Toy Review: Combiner Wars Ultra Magnus

Our review of Combiner Wars Optimus Prime is (at time of writing) one of the most-viewed posts on this blog: I guess everyone loves the big red guy. Today, though, it’s the big blue guy’s day. I’d be lying if I said that Ultra Magnus hasn’t been one of my favourite characters in the Transformers milieu for a long time, in his various incarnations, so I was quite excited when I heard that a new toy of the character was being released in Leader size-class – slightly bigger than anything else in my collection.

He's pwning Galvatron in two of these panels. Take that, Galvatron.

Ultra Magnus, as seen in (Clockwise from top left) IDW’s More Than Meets The Eye comic; Toei’s Transformers: The Headmasters cartoon; Mystery of Convoy for the Nes; and Marvel’s Transformers UK comic.

So, if you want to find out my opinions of the new Ultra Magnus toy, you’ll have to hop behind the cut. There may be spoilers ahead for the current Transformers comic series More Than Meets The Eye.

The box as it appeared when I picked it up from the Post Office. Anticipation building!

The box as it appeared when I picked it up from the Post Office. Anticipation building!

“Consistency is Victory”

Every incarnation of Ultra Magnus is tall, (often even taller than the Autobots’ other heavy-hitters like Grimlock and Optimus Prime), pale-blue and characterised as a serious (sometimes to a fault), modest (sometimes to a fault), professional soldier, who is fond of rules and procedures (again, to a fault). Often, he wields a hammer of some sort. Well, almost every incarnation: RID2001 had an angsty rebellious Ultra Magnus, who ended up becoming a Super Mushroom for Optimus Prime; and of course in Shattered Glass, the crazy backwards universe, Ultra Magnus was basically Starscream with Skeletor’s face.

Ultra Magnus in-pack, with Minimus Ambus.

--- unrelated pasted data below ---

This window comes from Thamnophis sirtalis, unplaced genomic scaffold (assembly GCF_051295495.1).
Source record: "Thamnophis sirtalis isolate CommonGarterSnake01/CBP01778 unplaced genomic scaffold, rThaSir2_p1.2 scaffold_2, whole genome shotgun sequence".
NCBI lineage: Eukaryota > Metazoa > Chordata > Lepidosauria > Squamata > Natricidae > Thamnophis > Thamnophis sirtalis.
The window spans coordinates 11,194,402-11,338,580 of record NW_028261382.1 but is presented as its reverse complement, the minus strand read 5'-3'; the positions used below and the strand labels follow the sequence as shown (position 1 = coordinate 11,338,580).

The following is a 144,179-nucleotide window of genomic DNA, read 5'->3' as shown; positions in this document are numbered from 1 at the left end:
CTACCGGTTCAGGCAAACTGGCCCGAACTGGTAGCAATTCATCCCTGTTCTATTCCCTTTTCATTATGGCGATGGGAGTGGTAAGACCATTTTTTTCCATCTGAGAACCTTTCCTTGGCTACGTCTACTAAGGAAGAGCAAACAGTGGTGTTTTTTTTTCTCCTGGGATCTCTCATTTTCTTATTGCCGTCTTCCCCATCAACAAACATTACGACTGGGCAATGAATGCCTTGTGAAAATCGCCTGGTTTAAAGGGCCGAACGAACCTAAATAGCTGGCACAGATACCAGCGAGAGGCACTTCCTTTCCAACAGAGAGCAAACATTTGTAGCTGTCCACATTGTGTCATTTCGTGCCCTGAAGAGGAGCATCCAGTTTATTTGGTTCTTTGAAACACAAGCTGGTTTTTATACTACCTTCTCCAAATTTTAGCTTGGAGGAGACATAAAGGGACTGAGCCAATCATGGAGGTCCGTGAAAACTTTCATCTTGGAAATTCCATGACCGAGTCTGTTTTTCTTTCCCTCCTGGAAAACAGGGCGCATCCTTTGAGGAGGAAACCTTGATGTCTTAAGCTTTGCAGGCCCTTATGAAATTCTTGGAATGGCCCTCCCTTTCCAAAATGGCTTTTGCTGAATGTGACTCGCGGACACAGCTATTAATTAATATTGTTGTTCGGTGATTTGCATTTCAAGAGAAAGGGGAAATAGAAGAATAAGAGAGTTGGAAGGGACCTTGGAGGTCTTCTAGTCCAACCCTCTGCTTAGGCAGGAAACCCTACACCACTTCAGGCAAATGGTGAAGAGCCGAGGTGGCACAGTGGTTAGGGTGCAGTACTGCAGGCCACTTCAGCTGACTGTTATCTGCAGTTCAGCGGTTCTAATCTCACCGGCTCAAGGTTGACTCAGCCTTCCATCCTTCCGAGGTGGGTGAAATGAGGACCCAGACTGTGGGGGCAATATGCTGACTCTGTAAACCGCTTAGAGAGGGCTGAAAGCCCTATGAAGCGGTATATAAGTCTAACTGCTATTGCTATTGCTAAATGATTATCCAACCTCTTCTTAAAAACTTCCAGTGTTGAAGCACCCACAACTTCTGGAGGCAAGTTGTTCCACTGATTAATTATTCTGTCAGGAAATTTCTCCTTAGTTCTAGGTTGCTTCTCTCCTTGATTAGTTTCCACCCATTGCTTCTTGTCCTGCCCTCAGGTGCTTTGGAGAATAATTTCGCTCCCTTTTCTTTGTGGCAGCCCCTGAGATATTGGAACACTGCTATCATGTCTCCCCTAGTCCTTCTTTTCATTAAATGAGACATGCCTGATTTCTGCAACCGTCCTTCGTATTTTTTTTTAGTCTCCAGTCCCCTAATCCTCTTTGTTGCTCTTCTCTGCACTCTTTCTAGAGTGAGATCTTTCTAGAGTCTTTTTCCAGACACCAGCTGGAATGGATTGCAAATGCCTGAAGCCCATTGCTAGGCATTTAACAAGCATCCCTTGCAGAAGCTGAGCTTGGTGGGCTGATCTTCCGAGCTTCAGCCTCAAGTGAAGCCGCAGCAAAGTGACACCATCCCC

Ultra Magnus in-pack, with Minimus Ambus.

This Magnus certainly ticks all the boxes. He’s mostly based on his incarnations in the Generation 1 franchise, particularly the recent comic by IDW More Than Meets The Eye. So, let’s get him out of his packaging.

This is the last time I'll make the hammer.

Ultra Magnus and Minimus Ambus: All of Magnus’ guns and accessories can be clipped together to make a big hammer – referencing Transformers Animated and Transformers Prime.

This Leader-class Ultra Magnus is packed with two (non-firing) missile launchers, two large black guns and his “Partner” Minimus Ambus. All the guns and launchers can be pegged together to create a hammer that Magnus can wield as a melee weapon, but I think that the hammer looks a bit weird — and building it robs Magnus of his shoulder-mounted guns. I must admit, I’d’ve preferred the guns to be white (for G1 reasons), but the larger gun is fairly similar in silhouette to his original G1 weapon, and I’m pleased that the designers went for non-firing but cool-looking missile launchers over squeezing in firing missiles that would’ve almost certainly looked less good in order to have room for a firing mechanism. His guns have 5mm posts and holes (which are standard for most), although he’s too big to use them, wrapping his hand around bigger hilts. His articulated hands are quite nice, although they’re rather simple they do look a lot better than the even simpler “tubular” or “open” fists seen on smaller transformers.

Ultra Magnus' weapons. The Red circles indicate 5mm posts and holes.

Ultra Magnus’ weapons. The Red circles indicate 5mm posts and holes. This larger gun looks like the gun Ultra Magnus wielded in the G1 cartoon, more than the gun that came with the G1 toy, but the multiple-handles technology is the same.